October 16, 2020

Melting Alpine glaciers yield archaeologic troves, but clock ticking

A Celtic artefact from the Iron Age representing a human-shaped statuette discovered in the Arolla glacier

The group climbed the steep mountainside, clambering across an Alpine glacier, before finding what they were seeking: a crystal vein filled with the precious rocks needed to sculpt their tools.

That is what archaeologists have deduced after the discovery of traces of an ancient hunt for crystals by hunters and gatherers in the Mesolithic era, some 9,500 years ago.

It is one of many valuable archaeological sites to emerge in recent decades from rapidly melting glacier ice, sparking a brand-new field of research: glacier archaeology.

Amid surging temperatures, glaciologists predict that 95 percent of the some 4,000 glaciers dotted throughout the Alps could disappear by the end of this century.

While archaeologists lament the devastating toll of climate change, many acknowledge it has created "an opportunity" to dramatically expand understanding of mountain life millennia ago.

"We are making very fascinating finds that open up a window into a part of archaeology that we don't normally get," said Marcel Cornelissen, who headed an excavation trip last month to the remote crystal site near the Brunifirm glacier in the eastern Swiss canton of Uri, at an altitude of 2,800 metres (9,100 feet).

'Truly exceptional'

Up until the early 1990s, it was widely believed that people in prehistoric times steered clear of towering and intimidating mountains.

But a number of startling finds have since emerged from melting ice indicating that mountain ranges like the Alps have been bustling with human activity for thousands of years.

Early humans are now believed to have hiked up into the mountains to travel to nearby valleys, hunt or put animals out to pastures, and to search for raw materials.

Christian auf der Maur, an archaeologist with Uri canton who participated in the crystal site expedition, said the find there was "truly exceptional".

"We know now that people were hiking up to the mountains to up to 3,000 metres altitude, looking for crystals and other primary materials."

The first major ancient Alpine find to emerge from the melting ice was the discovery in 1991 of "Oetzi", a 5,300-year-old warrior whose body had been preserved inside an Alpine glacier in the Italian Tyrol region.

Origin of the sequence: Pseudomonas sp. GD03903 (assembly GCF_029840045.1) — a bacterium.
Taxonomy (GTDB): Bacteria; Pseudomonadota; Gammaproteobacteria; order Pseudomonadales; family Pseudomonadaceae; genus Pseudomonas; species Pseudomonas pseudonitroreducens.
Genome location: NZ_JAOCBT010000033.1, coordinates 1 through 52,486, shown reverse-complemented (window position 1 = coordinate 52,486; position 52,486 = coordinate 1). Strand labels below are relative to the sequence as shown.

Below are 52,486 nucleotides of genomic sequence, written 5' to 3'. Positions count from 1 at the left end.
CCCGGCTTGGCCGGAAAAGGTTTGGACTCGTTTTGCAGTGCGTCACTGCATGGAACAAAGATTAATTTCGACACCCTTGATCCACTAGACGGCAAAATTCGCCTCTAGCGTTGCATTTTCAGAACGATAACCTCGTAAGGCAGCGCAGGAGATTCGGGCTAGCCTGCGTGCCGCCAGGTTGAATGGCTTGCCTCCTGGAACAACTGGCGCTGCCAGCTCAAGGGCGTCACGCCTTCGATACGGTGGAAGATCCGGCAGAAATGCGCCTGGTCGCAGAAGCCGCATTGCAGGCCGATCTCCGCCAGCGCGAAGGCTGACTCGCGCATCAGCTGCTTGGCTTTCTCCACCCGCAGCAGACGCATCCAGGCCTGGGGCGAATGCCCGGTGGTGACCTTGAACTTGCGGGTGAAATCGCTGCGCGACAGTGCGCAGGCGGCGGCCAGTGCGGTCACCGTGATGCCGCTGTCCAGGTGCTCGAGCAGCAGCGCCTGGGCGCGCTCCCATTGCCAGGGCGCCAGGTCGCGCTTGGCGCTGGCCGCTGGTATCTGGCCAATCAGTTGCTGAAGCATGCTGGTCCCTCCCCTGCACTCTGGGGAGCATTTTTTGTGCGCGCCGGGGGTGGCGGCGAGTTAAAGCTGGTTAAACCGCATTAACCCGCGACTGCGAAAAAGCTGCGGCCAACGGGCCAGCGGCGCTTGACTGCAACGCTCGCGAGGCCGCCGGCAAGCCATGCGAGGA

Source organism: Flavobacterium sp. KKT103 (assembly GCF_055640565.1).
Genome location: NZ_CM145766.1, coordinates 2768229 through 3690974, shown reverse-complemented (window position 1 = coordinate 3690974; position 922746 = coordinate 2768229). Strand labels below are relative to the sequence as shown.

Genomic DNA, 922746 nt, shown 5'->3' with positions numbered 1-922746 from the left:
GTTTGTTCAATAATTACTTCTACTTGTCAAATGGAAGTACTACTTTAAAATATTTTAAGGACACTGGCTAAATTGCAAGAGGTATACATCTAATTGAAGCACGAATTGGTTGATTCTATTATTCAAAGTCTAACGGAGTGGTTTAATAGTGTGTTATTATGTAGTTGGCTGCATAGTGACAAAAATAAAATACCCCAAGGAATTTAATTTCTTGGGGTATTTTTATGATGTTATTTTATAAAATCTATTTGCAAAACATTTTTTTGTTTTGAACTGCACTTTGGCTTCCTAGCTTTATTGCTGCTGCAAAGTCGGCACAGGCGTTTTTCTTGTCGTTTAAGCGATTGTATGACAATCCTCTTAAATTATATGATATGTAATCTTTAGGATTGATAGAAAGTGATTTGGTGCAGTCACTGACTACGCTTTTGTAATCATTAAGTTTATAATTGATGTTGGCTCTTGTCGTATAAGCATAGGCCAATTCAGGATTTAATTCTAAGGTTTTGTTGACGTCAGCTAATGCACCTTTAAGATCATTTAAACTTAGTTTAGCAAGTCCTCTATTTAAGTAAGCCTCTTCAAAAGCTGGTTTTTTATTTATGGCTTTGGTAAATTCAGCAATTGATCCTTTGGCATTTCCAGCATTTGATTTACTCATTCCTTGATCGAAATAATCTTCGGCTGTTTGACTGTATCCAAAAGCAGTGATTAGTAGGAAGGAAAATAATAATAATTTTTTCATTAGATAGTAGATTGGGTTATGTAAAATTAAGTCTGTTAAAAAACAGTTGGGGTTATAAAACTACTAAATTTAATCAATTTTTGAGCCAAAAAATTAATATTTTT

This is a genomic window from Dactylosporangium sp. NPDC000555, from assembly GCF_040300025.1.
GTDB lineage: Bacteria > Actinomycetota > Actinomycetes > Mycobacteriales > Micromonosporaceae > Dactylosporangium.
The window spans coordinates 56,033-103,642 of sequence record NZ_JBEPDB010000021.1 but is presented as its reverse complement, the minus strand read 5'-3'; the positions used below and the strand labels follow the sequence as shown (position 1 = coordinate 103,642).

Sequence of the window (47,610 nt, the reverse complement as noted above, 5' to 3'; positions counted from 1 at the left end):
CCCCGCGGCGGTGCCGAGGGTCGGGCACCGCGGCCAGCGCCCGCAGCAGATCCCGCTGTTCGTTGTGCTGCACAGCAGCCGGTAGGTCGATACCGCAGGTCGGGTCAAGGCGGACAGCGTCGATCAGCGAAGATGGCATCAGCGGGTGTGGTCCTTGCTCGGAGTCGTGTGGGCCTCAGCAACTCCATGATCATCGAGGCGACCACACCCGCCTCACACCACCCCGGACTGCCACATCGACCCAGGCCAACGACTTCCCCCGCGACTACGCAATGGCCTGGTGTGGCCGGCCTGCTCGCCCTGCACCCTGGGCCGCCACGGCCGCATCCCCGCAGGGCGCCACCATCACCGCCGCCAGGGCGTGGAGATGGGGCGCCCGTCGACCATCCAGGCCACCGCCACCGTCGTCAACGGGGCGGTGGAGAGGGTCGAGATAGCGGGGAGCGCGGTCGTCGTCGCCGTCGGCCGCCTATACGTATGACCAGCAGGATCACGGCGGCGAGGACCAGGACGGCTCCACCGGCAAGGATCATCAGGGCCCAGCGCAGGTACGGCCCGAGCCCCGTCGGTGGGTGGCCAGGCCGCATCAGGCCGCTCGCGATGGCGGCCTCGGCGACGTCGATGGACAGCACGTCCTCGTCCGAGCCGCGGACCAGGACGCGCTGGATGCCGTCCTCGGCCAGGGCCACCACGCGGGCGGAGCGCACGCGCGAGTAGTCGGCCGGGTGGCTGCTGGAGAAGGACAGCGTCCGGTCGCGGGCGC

Theories that he may have been a rare example of a prehistoric human venturing into the Alps have been belied by findings since of numerous ancient traces of people crossing high altitude mountain passes.

Rare organic materials

The Schnidejoch pass, a lofty trail in the Bernese Alps 2,756 metres (9,000 feet) above sea level, has for instance been a boon to scientists since 2003, with the find of a birch bark quiver—a case for arrows—dating as far back as 3000 B.C.

Later, leather trousers and shoes, likely from the same ill-fated person, were also discovered, along with hundreds of other objects dating as far back as about 4500 B.C.

"It is exciting because we find stuff that we don't normally find in excavations," archaeologist Regula Gubler told AFP.

She pointed to organic materials like leather, wood, birch bark and textiles, which are usually lost to erosion but here have been preserved intact in the ice.

Just last month, she led a team to excavate a fresh finding in Schnidejoch: a knotted string of bast—or plant—fibres believed to be over 6,000 years old.

It resembles the fragile remains of a blackened bast-fibre, braided basket from the same period, brought back last year.

While climate change has made possible such extraordinary finds, it is also a threat: if not found quickly, organic materials freed from the ice rapidly disintegrate and disappear.

'Very short window'

"It is a very short window in time. In 20 years, these finds will be gone and these ice patches will be gone," Gubler said. "It is a bit stressful."

Cornelissen agreed, saying the understanding of glacier sites' archaeological potential had likely come "too late".

"The retreat of the glaciers and melting of the ice fields has already progressed so far," he said. "I don't think we'll find another Oetzi."

The problem is that archaeologists cannot hang out at each melting ice sheet waiting for treasure to emerge.

Instead, they rely on hikers and others to alert them to finds.

That can sometimes happen in a roundabout way.

When two Italian hikers in 1999 stumbled across a wood carving on the Arolla glacier in southern Wallis canton, some 3,100 metres above sea level, they picked it up, polished it off and hung it on their living room wall.

It was only through a string of lucky circumstances that it 19 years later came to the attention of Pierre Yves Nicod, an archaeologist with the Wallis historical museum in Sion, where he was preparing an exhibition about glacier archaeology.

He tracked down the 52-centimetre-long human-shaped statuette, with a flat, frowning face, and had it dated.

It turned out to be over 2,000 years old—"a Celtic artefact from the Iron Age," Nicod told AFP, lifting up the statuette with gloved hands.

Its function remains a mystery, he said.

Another unknown, Nicod said, is "how many such objects have been picked up throughout the Alps in the past 30 years and are currently hanging on living room walls."

"We need to urgently sensibilise populations likely to come across such artefacts."

"It is an archaeological emergency."

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